"Ola is priced aggressively at par with the gasoline Activa and undercuts its EV rivals,” Aditya Makharia, analyst at HDFC Securities, wrote in a research report.
With a starting price of Rs 85,000 in Delhi, the Ola electric scooter is cheaper than the TVS iQube (Rs 101,000), Bajaj Chetak (Rs 142,000) and the Ather 450 (starting at Rs 1,13,000).
Ex-showroom Delhi prices for ICE scooter Honda Activa 6G ranges between Rs 69,080 and Rs 72,325, while the more-powerful Activa 125 costs Rs 72,637-79,760.
“Thus, the pricing of the OLA is extremely competitive,” said Makharia.
It’s superior to rivals even in terms of product specifications, he wrote.
“With a 2.9kwh battery (the best in class) and peak output, this is 40 per cent more than the Ather.
"A driving range in excess of 100 km for its S1 base model addresses the range anxiety (121 km range on a single charge).
"The battery has a capacity of 2.9kwH (among the highest in EVs) for the base variant and 3.9kwH for the S1 Pro (30 per cent higher than the Ather).”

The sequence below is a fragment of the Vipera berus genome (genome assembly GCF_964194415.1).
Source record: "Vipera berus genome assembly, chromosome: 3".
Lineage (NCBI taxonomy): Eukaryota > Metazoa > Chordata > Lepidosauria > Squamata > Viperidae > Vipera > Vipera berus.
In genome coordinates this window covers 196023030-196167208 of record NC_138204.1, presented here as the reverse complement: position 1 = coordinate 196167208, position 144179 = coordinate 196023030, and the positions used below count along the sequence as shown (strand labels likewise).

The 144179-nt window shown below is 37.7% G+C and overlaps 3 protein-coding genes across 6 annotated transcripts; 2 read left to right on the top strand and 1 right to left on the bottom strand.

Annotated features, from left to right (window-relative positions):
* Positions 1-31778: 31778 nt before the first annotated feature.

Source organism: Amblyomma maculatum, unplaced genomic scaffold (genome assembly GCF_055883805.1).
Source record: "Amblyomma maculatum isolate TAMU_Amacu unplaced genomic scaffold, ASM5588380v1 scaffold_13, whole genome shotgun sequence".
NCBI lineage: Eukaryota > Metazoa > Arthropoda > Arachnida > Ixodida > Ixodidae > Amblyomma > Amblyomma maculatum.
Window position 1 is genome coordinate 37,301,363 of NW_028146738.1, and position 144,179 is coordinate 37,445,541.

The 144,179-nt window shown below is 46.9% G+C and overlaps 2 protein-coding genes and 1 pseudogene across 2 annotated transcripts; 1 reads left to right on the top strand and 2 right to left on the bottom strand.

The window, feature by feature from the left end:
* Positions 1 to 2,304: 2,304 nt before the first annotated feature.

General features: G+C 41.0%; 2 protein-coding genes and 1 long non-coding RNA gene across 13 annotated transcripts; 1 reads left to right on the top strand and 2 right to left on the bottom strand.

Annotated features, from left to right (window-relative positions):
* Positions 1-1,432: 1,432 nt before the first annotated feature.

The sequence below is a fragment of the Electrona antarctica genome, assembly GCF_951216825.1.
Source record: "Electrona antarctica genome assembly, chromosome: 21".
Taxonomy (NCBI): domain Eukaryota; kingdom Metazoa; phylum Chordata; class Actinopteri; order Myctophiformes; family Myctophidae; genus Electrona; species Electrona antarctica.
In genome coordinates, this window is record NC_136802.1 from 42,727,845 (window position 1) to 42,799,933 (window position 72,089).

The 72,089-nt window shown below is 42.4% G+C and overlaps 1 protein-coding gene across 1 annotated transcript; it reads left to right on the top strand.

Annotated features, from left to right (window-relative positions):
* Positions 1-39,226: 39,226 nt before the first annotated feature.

The launch comes days after Tesla CEO Elon Musk expressed hopes that the Indian government would slash tax on imported electric cars.
Earlier, Aggarwal had said he was not in favour of the government paring duty on imported electric vehicles and his comment went viral.
But Aggarwal, on Saturday, said that many people misinterpreted his comment that his firm didn’t want any competition.
“I welcome that gentleman to India. Competition is good,” said Aggarwal.
According to him, companies whether Indian or international, should invest in the country.
“Many people misinterpreted my comment that ‘we don't want the competition.
"Nothing like that. We welcome competition and we will beat the competition, whether it is Indian or global.”
Ola Electric had also revealed its plans to set up the world’s largest electric two-wheeler charging network.
The Ola Hypercharger Network is likely to be the widest and densest electric two-wheeler charging network in the world, with more than 100,000 charging points across 400 cities.
Besides large cities, it is also witnessing huge demand from small towns and cities for its scooter.
Chasing the mission of a faster adoption to e-mobility, Ola had announced in December 2020 that it would be investing Rs 2,400 crore for setting up phase 1 of the factory.
The Ola Futurefactory is coming up on a 500-acre site in Tamil Nadu.
At full capacity of 10 million vehicles annually, it would be the world’s largest two-wheeler factory and would handle 15 per cent of the world capacity.